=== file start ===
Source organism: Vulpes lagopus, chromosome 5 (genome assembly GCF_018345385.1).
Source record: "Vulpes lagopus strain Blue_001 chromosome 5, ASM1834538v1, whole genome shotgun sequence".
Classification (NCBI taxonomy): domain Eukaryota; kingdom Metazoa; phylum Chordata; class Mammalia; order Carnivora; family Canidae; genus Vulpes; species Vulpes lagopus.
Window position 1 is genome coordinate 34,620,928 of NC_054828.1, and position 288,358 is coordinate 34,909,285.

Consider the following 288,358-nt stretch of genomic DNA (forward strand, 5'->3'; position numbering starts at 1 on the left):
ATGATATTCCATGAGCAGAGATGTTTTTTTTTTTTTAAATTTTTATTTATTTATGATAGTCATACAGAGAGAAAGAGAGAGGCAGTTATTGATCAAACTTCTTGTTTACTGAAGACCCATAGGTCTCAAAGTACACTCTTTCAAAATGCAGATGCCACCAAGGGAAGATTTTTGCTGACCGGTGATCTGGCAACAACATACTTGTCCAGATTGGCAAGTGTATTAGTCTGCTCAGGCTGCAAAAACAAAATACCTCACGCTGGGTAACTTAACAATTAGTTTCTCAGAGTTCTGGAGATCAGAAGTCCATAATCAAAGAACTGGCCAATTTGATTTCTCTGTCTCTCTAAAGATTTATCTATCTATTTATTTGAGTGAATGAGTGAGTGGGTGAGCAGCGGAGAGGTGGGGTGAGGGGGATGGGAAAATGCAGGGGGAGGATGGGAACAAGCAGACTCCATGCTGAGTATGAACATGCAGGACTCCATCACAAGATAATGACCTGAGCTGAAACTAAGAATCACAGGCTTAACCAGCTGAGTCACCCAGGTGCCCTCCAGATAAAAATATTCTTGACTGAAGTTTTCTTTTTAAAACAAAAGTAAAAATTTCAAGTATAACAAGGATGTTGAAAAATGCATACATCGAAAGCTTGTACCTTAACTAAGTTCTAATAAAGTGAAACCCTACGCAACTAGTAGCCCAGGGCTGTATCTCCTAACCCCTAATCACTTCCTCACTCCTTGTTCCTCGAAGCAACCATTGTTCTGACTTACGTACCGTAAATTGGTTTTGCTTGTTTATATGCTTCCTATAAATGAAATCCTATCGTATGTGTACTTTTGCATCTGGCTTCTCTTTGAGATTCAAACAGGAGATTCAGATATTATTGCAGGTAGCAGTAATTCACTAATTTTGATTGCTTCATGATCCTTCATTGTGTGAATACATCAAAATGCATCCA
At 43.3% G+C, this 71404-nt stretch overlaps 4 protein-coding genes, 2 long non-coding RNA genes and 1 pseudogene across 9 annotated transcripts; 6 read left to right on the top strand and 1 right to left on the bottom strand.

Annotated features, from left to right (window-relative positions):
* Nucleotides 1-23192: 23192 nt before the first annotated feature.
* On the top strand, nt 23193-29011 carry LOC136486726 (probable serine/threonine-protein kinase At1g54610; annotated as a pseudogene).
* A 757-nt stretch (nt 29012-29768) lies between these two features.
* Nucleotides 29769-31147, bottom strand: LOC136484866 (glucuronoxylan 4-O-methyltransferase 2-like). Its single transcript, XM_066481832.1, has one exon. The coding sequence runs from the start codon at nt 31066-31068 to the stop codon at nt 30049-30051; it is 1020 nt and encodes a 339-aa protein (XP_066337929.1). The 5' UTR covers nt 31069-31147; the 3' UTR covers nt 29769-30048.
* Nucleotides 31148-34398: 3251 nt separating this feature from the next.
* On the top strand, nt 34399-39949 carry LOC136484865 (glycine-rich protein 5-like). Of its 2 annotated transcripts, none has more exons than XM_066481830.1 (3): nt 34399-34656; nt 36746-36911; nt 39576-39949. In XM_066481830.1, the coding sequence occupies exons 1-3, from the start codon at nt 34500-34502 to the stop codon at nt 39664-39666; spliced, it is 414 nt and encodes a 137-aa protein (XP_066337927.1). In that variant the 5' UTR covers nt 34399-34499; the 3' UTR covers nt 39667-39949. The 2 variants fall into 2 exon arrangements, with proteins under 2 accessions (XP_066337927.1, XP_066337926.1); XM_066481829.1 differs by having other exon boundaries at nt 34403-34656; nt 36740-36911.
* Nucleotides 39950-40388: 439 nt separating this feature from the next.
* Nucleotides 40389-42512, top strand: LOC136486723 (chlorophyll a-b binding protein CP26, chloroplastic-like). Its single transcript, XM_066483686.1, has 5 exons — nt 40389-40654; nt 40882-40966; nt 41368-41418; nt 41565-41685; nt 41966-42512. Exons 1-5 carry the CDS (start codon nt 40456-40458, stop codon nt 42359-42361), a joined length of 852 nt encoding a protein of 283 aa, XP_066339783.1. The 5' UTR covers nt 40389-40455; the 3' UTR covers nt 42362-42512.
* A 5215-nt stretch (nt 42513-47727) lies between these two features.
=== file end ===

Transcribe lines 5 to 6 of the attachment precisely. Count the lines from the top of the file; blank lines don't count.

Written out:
Consider the following 288,358-nt stretch of genomic DNA (forward strand, 5'->3'; position numbering starts at 1 on the left):
ATGATATTCCATGAGCAGAGATGTTTTTTTTTTTTTAAATTTTTATTTATTTATGATAGTCATACAGAGAGAAAGAGAGAGGCAGTTATTGATCAAACTTCTTGTTTACTGAAGACCCATAGGTCTCAAAGTACACTCTTTCAAAATGCAGATGCCACCAAGGGAAGATTTTTGCTGACCGGTGATCTGGCAACAACATACTTGTCCAGATTGGCAAGTGTATTAGTCTGCTCAGGCTGCAAAAACAAAATACCTCACGCTGGGTAACTTAACAATTAGTTTCTCAGAGTTCTGGAGATCAGAAGTCCATAATCAAAGAACTGGCCAATTTGATTTCTCTGTCTCTCTAAAGATTTATCTATCTATTTATTTGAGTGAATGAGTGAGTGGGTGAGCAGCGGAGAGGTGGGGTGAGGGGGATGGGAAAATGCAGGGGGAGGATGGGAACAAGCAGACTCCATGCTGAGTATGAACATGCAGGACTCCATCACAAGATAATGACCTGAGCTGAAACTAAGAATCACAGGCTTAACCAGCTGAGTCACCCAGGTGCCCTCCAGATAAAAATATTCTTGACTGAAGTTTTCTTTTTAAAACAAAAGTAAAAATTTCAAGTATAACAAGGATGTTGAAAAATGCATACATCGAAAGCTTGTACCTTAACTAAGTTCTAATAAAGTGAAACCCTACGCAACTAGTAGCCCAGGGCTGTATCTCCTAACCCCTAATCACTTCCTCACTCCTTGTTCCTCGAAGCAACCATTGTTCTGACTTACGTACCGTAAATTGGTTTTGCTTGTTTATATGCTTCCTATAAATGAAATCCTATCGTATGTGTACTTTTGCATCTGGCTTCTCTTTGAGATTCAAACAGGAGATTCAGATATTATTGCAGGTAGCAGTAATTCACTAATTTTGATTGCTTCATGATCCTTCATTGTGTGAATACATCAAAATGCATCCA